I was interviewed by writer Mike Plunkett for the Washington Post about exercise and philosophy. His feature, 'You're thinking about fitness all wrong', discusses the ways in which our ideas influence our fitness and health. A sample:
In his book “How to Think About Exercise,” Australian philosopher Damon Young offers a foundation to fulfill that resolution. As part of the School of Life book series that had its U.S. release this month, Young uses philosophical inquiries to explain how we in the West came to think about exercise and fitness and how that way of thinking is a major barrier to being fit.
“This is one of my motives: How can exercise become a normal part of everyday life?” Young said to me via e-mail. “Exercise is often a fad for buffed twentysomethings or a spectator sport. How can ordinary people reclaim the pleasures and rewards of exercise, over a lifetime?”
Young argues that much of our thinking comes from the philosophical separation of mind and body, a dualism that permeates Western thought. We as a society put more value on intelligence and mental ability than the body and its improvement, he says. When the body is worked out, it’s to fix a deficiency. Combined with the stereotypes of dumb jocks, it creates “an outlook that sees physical and mental exertion as somehow in conflict,” he writes in his book.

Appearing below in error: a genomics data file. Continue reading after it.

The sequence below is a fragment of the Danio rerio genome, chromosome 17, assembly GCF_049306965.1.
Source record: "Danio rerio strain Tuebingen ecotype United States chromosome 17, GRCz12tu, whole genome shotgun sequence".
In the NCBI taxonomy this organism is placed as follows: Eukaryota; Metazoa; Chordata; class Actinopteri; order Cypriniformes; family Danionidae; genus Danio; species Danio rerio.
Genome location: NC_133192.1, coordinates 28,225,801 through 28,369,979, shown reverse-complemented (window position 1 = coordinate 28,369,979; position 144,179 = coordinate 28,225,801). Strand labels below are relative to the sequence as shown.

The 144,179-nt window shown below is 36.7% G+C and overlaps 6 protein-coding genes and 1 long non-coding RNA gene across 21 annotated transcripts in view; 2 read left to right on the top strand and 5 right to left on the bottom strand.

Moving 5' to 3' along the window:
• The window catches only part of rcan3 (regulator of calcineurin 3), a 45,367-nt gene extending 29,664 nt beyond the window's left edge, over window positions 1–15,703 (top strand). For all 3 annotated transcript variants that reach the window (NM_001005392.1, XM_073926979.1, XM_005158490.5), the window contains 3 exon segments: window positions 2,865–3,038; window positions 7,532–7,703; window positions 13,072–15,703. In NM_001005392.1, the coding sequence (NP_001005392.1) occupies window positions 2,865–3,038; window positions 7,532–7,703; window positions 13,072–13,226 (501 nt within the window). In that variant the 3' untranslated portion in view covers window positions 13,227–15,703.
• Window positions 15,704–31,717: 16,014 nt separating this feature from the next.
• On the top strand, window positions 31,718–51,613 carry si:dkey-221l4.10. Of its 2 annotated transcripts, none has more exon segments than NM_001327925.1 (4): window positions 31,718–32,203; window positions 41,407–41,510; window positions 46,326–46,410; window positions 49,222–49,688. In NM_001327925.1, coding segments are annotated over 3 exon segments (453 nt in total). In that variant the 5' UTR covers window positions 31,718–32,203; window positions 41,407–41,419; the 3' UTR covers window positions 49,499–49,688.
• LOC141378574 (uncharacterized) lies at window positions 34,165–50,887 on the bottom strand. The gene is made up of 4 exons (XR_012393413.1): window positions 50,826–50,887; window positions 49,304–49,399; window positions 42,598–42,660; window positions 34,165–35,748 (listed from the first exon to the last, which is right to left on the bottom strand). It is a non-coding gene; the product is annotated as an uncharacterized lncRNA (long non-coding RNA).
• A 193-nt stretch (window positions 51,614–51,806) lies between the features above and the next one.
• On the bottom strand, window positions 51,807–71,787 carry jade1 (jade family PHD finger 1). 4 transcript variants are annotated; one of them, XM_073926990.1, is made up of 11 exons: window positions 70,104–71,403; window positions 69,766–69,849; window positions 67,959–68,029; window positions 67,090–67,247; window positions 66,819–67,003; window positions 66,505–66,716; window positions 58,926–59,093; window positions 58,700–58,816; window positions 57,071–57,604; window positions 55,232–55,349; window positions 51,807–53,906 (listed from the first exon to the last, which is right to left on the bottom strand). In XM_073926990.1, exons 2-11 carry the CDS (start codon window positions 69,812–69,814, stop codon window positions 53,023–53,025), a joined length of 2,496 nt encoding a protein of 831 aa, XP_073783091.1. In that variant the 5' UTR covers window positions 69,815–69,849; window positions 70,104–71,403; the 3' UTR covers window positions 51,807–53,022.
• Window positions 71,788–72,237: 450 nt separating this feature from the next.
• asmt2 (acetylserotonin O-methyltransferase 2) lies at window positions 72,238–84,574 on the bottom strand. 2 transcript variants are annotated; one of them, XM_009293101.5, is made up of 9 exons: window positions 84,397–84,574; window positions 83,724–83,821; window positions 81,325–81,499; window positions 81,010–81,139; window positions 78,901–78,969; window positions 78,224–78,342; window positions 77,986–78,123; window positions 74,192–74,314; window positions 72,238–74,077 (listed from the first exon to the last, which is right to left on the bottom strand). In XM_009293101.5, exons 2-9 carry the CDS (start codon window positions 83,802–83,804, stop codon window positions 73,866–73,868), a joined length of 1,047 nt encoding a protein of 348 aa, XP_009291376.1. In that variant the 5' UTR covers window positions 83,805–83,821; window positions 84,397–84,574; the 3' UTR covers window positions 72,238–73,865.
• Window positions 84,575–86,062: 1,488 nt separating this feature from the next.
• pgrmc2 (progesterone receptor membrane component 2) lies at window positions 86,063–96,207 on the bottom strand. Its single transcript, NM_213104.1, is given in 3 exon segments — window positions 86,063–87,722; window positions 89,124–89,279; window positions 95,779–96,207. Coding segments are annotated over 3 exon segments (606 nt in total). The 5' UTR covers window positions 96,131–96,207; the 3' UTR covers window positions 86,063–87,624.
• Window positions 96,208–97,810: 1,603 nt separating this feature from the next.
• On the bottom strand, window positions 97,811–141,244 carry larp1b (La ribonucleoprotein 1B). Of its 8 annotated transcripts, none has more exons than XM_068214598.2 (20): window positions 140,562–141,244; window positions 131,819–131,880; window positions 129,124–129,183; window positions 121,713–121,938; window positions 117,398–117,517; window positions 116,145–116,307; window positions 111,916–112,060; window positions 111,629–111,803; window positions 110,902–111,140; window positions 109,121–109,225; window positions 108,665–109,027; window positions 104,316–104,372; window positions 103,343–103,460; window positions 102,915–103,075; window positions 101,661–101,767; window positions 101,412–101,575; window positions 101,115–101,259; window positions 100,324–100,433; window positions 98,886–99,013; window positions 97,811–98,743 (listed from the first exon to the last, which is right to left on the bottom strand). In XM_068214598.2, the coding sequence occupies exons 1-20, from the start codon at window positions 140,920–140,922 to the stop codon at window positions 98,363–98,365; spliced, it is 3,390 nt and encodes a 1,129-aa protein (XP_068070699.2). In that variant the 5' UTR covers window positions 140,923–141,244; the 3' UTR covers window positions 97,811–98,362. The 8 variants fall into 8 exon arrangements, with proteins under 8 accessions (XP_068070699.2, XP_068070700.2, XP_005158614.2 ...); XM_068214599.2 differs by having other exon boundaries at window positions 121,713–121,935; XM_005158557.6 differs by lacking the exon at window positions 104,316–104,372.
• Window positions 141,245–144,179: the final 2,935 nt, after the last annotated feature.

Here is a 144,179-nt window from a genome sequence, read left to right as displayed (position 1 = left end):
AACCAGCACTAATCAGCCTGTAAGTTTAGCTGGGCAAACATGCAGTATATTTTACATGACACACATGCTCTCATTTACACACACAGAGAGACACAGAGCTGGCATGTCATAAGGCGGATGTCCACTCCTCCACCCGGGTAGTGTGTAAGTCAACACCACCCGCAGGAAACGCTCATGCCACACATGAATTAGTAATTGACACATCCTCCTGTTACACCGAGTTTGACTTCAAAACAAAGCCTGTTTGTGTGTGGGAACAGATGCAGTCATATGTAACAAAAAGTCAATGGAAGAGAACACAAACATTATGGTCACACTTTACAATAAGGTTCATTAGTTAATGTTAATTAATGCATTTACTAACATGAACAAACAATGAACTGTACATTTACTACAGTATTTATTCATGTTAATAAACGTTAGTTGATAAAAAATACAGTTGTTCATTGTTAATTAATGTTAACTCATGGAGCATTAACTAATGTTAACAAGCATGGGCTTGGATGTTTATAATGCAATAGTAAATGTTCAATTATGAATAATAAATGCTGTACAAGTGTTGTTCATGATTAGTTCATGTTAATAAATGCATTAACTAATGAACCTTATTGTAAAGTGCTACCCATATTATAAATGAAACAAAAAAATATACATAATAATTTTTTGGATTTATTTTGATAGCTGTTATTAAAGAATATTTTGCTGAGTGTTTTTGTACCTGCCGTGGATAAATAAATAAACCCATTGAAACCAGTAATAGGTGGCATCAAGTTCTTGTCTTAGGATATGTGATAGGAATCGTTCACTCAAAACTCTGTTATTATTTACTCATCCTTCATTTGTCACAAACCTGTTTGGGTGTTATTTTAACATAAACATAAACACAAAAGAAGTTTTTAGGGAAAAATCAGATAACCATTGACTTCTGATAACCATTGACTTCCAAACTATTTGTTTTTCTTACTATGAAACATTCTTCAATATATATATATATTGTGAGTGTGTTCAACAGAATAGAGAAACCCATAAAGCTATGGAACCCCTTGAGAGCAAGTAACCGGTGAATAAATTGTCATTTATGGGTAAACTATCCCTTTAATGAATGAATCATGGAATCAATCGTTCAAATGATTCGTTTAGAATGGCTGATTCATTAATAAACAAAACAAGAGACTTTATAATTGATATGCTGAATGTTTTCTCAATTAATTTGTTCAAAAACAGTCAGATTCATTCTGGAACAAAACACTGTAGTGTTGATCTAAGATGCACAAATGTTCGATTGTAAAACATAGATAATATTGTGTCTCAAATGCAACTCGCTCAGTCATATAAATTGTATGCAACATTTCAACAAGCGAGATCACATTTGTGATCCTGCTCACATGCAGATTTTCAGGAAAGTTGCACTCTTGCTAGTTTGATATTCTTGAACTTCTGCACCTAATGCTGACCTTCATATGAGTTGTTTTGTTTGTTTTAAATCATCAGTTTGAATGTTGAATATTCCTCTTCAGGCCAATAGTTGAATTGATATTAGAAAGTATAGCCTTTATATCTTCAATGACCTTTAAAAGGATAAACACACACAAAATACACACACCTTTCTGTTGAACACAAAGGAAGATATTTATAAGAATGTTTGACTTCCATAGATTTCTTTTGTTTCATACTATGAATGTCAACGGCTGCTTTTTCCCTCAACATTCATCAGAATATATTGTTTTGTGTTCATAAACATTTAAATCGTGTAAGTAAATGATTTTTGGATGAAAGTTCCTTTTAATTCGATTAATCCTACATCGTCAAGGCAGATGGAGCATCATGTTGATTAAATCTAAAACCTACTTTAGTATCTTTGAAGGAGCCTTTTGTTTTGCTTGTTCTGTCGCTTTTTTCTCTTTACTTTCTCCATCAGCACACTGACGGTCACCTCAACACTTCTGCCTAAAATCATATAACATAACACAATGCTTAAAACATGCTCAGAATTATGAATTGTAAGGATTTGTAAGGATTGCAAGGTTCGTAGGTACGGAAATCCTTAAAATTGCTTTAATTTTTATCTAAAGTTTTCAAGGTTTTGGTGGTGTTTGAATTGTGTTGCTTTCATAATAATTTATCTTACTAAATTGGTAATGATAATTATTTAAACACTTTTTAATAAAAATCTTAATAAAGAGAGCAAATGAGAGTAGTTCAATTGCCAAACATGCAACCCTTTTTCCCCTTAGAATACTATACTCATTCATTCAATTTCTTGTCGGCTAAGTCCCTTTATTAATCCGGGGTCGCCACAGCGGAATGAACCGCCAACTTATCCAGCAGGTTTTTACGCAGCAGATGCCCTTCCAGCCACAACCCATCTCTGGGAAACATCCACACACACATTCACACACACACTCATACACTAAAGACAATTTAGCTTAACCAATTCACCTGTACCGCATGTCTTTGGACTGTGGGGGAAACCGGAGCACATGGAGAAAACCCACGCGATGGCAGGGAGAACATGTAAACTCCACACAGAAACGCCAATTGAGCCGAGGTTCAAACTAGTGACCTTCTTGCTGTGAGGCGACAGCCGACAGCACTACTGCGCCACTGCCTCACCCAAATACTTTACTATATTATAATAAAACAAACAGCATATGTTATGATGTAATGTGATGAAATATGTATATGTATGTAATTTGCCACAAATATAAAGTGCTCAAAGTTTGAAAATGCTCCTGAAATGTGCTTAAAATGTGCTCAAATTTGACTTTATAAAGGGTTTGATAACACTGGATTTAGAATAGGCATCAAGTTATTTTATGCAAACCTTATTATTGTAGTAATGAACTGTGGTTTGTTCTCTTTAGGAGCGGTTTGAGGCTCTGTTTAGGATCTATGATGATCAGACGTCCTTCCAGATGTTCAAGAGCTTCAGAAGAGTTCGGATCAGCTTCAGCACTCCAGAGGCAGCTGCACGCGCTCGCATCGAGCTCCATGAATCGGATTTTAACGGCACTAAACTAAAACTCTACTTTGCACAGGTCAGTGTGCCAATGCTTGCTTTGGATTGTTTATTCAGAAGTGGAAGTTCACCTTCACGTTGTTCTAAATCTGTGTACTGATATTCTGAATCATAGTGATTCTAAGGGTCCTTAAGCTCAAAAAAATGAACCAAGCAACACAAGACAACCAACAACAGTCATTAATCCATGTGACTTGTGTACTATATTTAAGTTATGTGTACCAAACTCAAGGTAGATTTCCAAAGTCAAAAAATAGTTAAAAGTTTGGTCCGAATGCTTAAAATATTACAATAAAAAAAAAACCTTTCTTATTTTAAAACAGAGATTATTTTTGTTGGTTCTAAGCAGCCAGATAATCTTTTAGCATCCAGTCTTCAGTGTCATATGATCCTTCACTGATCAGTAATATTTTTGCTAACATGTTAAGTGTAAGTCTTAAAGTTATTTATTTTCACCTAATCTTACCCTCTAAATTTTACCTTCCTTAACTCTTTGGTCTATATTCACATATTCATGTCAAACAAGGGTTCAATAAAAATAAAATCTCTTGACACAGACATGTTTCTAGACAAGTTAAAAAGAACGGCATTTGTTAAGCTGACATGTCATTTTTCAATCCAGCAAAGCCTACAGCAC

“People are living sedentary lives and trying to overcome this by treating their bodies as machines needing a tuneup,” Young told me.
So what should be the purpose of exercise? According to Young, exercise is striving toward wholeness and a fuller life. Fitness is a quest for character, virtue, beauty and pleasure. The point of intelligent exercise is full embodiment of that, a commitment to working out the body and the mind together.
Young looks to the ancient Greeks, who saw fitness as the way to push themselves physically and mentally and to reap the rewards of that effort. “This is the Greek lesson,” Young writes in his book. “What we get out of the gym is more than a buffed body — it is a more defined version of ourselves.”